by Suzy Israel
As a young teacher, for the two months before I met my first class, I desperately searched for the yellow binder. I looked in every classroom but it eluded me. I searched on my hands and knees and climbed on ladders. I looked inside file cabinets, under tables, in boxes, and on every imaginable bookshelf. Nowhere. The three-inch yellow binder, the only hope I had of receiving a prior third-grade teacher’s notes and support, was not to be found, at least not yet.
That year of teaching was a challenging one for me, as the first year is for many new teachers. I struggled to meet the needs of my young learners, and I struggled with my feelings of inadequacy as a teacher. I remember the face of Jake, a happy and willing student, who finished all of his work almost immediately upon receiving it. Providing differentiation for Jake was well beyond my capacity as a new teacher, I didn’t even know where to begin. That year I worked harder than I did in any subsequent year of teaching, but my challenges were intensified by my certainty that the answers to all of my problems could be found in that missing binder.
I happened upon the yellow binder in October of my second year of teaching. It was at the bottom of a box of fresh reams of paper, waiting for me all along, and I had missed it. Over the course of the coming weeks, I paged through the binder as if I had personally unearthed the Dead Sea Scrolls. I put sticky notes in pages that I thought would be useful and annotated many of the margins. By the time I had read the binder cover to cover, I was overcome with a feeling that surprised me and continues to surprise me to this day.
The work in that binder was skillfully and lovingly prepared by a teacher who had taught the material for years before me. She had covered all of the curriculum and had spent time planning for different types of students with a variety of educational profiles. And yet, something about the contents of that binder didn’t feel quite right. As I sat and pondered the heavy binder, I thought about what I had hoped I would find within its pages. I had been eagerly searching for the answers to many of my questions—and there they were, bound by three large rings. I then thought about the students who would be in my classroom the next day and the day after that, and I knew that I wouldn’t be able to teach directly from those materials after all.
Although I continued to refer to the assiduous work of the master teacher who left me her notes for years to come, they weren’t mine, and somehow, they didn’t quite fit. What I thought I needed, the easy access to good materials, did provide me with a feeling of great comfort and support. But I came to realize that what I really needed was to continue to spend time digging deeply within myself, to find my own voice in the classroom, and to create a binder of my own.
Solitude and Loneliness
The thing I remember searching for over 25 years ago has since become emblematic of the type of support that I have pledged to offer (and not to offer) to school leaders through my work as a coach. A professional coaching relationship is based on the belief that the coachee has the capacity to solve his or her own problems and is intrinsically capable and able to lead. In this coaching paradigm, professional and personal growth come about through a collaborative partnership of equals, aimed at maximizing the potential of the client. The work is synergistic and aims to build capacity, rather than solve a particular problem.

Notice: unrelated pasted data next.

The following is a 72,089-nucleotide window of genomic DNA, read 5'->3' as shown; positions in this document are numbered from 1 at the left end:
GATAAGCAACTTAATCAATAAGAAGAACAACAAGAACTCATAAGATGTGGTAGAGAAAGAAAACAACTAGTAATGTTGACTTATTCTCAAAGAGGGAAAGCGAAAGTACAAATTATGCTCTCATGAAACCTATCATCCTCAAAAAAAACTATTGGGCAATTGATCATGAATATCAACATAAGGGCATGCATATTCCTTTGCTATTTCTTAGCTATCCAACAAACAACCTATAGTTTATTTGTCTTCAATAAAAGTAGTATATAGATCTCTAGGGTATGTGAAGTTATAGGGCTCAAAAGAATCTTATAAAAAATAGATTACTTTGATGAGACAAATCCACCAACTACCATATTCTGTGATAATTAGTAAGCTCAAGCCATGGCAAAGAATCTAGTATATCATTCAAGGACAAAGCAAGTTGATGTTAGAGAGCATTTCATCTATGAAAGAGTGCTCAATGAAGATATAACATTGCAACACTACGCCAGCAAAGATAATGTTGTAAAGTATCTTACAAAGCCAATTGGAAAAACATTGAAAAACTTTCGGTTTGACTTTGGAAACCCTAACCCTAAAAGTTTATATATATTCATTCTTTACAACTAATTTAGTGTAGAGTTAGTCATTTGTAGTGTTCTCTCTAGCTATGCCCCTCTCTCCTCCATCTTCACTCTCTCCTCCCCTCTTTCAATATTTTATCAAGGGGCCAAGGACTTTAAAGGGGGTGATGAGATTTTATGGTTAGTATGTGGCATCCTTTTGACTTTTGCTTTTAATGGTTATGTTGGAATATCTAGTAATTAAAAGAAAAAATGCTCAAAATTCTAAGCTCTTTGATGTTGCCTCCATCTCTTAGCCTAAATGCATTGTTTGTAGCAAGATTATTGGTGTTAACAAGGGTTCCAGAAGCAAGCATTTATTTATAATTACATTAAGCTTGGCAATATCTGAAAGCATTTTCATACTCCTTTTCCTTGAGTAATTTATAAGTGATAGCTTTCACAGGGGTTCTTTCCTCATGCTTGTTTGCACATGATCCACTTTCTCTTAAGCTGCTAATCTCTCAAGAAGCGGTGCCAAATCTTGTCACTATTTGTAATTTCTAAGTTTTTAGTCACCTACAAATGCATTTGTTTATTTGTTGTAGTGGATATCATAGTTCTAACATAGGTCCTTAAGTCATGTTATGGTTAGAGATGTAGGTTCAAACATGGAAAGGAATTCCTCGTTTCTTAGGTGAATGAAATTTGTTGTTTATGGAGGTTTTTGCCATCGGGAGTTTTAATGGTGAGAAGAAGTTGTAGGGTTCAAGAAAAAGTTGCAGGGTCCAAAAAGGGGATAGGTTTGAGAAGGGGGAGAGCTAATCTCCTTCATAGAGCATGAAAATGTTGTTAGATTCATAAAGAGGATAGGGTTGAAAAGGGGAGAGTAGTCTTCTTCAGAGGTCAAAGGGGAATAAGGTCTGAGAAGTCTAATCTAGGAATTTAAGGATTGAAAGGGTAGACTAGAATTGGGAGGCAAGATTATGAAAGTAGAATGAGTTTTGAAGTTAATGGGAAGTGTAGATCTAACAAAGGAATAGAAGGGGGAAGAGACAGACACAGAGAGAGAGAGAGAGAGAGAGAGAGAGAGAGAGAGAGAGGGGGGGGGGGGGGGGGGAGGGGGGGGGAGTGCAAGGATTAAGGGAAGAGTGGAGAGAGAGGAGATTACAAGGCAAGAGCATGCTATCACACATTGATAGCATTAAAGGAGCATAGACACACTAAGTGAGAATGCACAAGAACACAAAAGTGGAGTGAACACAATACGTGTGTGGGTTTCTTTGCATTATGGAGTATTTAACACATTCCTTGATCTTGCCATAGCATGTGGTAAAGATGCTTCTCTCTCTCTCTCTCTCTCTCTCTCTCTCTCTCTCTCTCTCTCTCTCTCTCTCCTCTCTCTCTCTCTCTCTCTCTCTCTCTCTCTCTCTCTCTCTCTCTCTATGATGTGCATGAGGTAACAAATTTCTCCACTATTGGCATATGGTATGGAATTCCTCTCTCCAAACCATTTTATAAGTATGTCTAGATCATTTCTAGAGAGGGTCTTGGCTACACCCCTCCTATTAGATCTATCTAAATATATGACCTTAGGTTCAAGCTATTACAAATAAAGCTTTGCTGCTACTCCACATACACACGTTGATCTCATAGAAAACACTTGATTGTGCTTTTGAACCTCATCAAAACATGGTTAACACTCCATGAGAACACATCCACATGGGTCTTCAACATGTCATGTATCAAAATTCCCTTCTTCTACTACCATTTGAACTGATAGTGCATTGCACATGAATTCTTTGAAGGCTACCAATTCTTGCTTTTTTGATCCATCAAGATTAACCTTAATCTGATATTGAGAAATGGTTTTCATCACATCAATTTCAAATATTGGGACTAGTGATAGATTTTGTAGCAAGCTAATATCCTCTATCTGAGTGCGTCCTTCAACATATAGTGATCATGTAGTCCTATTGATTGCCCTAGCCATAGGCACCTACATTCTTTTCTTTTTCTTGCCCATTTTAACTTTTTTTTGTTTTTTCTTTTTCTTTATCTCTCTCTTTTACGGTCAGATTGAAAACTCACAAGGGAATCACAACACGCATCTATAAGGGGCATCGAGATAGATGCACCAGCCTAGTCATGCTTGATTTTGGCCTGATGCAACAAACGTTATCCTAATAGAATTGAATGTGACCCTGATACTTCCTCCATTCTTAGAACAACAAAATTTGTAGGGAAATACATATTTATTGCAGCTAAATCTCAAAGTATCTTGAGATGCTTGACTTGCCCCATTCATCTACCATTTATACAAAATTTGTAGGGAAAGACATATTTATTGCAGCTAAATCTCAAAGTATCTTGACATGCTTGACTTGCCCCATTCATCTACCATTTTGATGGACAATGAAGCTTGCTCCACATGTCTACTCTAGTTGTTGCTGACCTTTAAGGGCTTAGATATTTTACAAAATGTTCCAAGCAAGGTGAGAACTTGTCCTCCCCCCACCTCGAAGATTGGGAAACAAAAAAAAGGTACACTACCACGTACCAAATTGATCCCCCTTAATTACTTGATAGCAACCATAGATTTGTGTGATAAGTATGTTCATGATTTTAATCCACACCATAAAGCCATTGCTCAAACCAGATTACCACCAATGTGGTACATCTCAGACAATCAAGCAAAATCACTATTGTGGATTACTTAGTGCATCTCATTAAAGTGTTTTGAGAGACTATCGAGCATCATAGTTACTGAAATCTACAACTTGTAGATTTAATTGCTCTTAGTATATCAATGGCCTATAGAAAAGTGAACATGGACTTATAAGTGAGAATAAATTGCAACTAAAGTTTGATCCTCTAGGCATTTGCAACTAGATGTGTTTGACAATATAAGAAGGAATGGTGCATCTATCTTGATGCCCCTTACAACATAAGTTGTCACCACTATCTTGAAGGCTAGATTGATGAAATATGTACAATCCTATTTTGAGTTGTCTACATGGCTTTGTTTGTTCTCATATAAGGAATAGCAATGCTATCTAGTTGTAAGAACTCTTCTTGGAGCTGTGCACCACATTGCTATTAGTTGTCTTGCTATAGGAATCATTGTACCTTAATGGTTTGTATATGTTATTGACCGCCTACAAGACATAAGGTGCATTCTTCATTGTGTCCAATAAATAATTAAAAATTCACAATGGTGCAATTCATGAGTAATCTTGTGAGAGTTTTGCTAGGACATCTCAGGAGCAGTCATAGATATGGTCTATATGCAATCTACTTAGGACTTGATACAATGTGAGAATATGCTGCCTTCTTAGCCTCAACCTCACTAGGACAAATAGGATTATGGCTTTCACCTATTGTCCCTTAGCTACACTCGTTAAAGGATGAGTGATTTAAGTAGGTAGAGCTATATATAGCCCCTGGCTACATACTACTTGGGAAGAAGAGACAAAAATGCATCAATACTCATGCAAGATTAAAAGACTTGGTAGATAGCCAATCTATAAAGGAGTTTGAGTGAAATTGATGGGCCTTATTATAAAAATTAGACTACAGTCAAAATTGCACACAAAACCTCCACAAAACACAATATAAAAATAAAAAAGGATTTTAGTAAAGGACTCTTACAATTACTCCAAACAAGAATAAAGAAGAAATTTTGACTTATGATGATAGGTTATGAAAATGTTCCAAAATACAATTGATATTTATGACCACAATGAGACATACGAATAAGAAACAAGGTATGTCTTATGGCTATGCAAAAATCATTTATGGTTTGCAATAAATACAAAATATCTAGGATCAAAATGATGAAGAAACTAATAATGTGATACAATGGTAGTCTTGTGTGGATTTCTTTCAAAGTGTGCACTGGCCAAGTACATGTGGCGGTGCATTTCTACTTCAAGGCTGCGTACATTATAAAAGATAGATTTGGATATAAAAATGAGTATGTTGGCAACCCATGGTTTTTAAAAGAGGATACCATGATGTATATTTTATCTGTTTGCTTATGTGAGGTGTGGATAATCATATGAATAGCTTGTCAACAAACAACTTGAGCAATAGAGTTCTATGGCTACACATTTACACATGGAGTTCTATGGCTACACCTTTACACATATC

School leadership is paradoxical in nature. On the one hand, the leader is the public face of the school every day—at the school dinner, at a basketball game, in the local synagogue. Simultaneously, leadership is solitary. No one knows the daily demands of the job or the many directions in which one is commonly pulled. No one knows all the information that must be kept confidential, the tough decisions, the emotionally-charged conversations. Because there is only one principal, there really isn’t anyone else in the school with whom that person can truly collaborate, which is inevitably isolating.
In his article “The Effective and Reflective Principal,” former superintendent John Ritchie points out that “Solitude is not the same as loneliness, but it can easily turn into loneliness, especially when paired with the tiring public demands of the job.” Because of the complex nature of the work, a leader can feel lost in a sea of dynamic challenges and conflicting obligations, and these feelings can be compounded by expectations that he or she always knows what to do and should always exhibit bold decisiveness. A coach partners with clients to determine which are the biggest questions that need to be addressed and then explores avenues for the client to arrive at answers that fit his or her leadership style and beliefs.
Helping Leaders Create Their Own Binders
The best coach will never offer the leader a three-inch yellow binder. A coach will instead afford the leader a space to collaboratively process particular situations and empower him or her to be conscious and deliberate about decisions and pathways.
It is true that the work of the school leader can be complex and even isolating. And at the same time, it is this very complexity that makes the work immensely rewarding. Every day is filled with the unexpected, the dynamic, and the joyful endeavor of educating children.
As a coach, I have learned to always assume that my client is a capable professional, an expert in his or her field. It is my responsibility as a coach, as a thought partner to my client, to ask thoughtful questions and to actively inquire in order to facilitate the choices they are about to make based on their beliefs, and based on the contents of the binders they have written for themselves, whatever color they may be.